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supporting welfare to work providers

Attraction

Section image for Customer journey - man and woman following footprints on a journey

A number of your customers may have chosen to join your service (the majority will have been mandated). This section relates to attracting this smaller group.

Some may have been looking for work for many months or even years. Others may have become unemployed recently, perhaps because of ill health and be desperate to get back into work. Either way, the barriers to do so may seem insurmountable to them. If you are to attract them, you need to show you have an understanding of their issues.

The understanding you develop through your work and this guide will help your service project a positive image that successfully attracts 50+ customers.

The experience or impression your potential customers have of employment support services will affect their willingness to use your service. Their readiness to seek employment and what attracts them to your service will vary from one individual to another. These factors can have a significant influence on the success of their initial engagement with your service and their commitment to the next stage of their journey.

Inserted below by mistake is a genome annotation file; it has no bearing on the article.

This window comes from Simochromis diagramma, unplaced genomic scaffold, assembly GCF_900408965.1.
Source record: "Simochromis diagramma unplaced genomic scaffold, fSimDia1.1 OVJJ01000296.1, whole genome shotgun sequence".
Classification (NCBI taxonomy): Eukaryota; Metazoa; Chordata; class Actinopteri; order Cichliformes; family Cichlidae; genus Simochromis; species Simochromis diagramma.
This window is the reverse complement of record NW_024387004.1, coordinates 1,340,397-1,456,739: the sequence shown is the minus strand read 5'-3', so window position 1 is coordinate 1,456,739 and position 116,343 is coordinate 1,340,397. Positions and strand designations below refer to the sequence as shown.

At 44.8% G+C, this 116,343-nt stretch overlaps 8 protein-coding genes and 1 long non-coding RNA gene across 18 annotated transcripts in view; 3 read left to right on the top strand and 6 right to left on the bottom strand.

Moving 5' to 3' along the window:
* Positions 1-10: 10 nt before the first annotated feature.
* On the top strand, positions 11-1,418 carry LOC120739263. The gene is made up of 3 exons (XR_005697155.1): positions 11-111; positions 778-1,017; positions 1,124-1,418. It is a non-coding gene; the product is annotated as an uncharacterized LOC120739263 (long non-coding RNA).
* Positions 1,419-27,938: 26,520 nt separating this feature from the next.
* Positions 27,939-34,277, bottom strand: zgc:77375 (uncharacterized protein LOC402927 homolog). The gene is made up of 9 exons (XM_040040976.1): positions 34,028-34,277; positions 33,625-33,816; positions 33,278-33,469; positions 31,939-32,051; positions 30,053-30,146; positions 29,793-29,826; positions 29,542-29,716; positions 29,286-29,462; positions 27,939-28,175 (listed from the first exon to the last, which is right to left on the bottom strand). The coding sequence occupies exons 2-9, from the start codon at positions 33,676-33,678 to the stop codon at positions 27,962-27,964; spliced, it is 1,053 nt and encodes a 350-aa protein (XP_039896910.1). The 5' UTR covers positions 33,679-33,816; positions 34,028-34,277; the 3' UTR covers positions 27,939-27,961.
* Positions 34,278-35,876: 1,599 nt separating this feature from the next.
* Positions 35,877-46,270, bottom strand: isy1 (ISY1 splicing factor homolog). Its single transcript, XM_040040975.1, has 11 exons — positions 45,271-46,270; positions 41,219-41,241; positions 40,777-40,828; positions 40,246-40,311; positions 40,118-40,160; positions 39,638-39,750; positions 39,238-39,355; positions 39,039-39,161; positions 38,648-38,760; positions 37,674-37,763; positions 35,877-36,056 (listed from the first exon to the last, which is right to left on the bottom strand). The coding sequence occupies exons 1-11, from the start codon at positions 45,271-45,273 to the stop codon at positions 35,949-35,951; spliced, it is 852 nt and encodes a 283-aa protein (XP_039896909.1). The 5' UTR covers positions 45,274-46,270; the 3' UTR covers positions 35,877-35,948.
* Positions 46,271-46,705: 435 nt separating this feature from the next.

The key factors that may influence them are:

1. Promotion of your service
Most of your potential customers will find out about your service from an external source such as a referral agency (e.g. Jobcentre Plus), a website or through some promotional material.

Check that any promotion of your service highlights an age-positive approach so your 50+ customers believe in your support from the outset.

2. Circumstances leading to customers’ use of the service
Make sure your service is shown as inclusive and attractive to people aged 50+. It should aim to attract people with varied lengths of unemployment and across as wide a range of eligible needs as possible.

3. Key messages your service presents
Use your understanding of 50+ unemployed people to inform the content of your key messages. For example, make sure you use age-friendly and non-patronising imagery, and the appropriate content, tone and language in any communications. Ensure these are reflected in:

  • their first contact at your organisation (i.e. reception, telephone, displays)
  • your communication with potential customers in outreach activity
  • your promotional materials.

Disclaimer
This site is for help and information only. It is not meant as an authoritative guide. It is not meant as an authoritative statement of the law, and future changes in the law and other programmes and initiatives could make it less accurate at times. TAEN, the Department for Work and Pensions and the European Social Fund take no responsibility for your use of the information. You should always take professional advice on any specific legal or financial matter.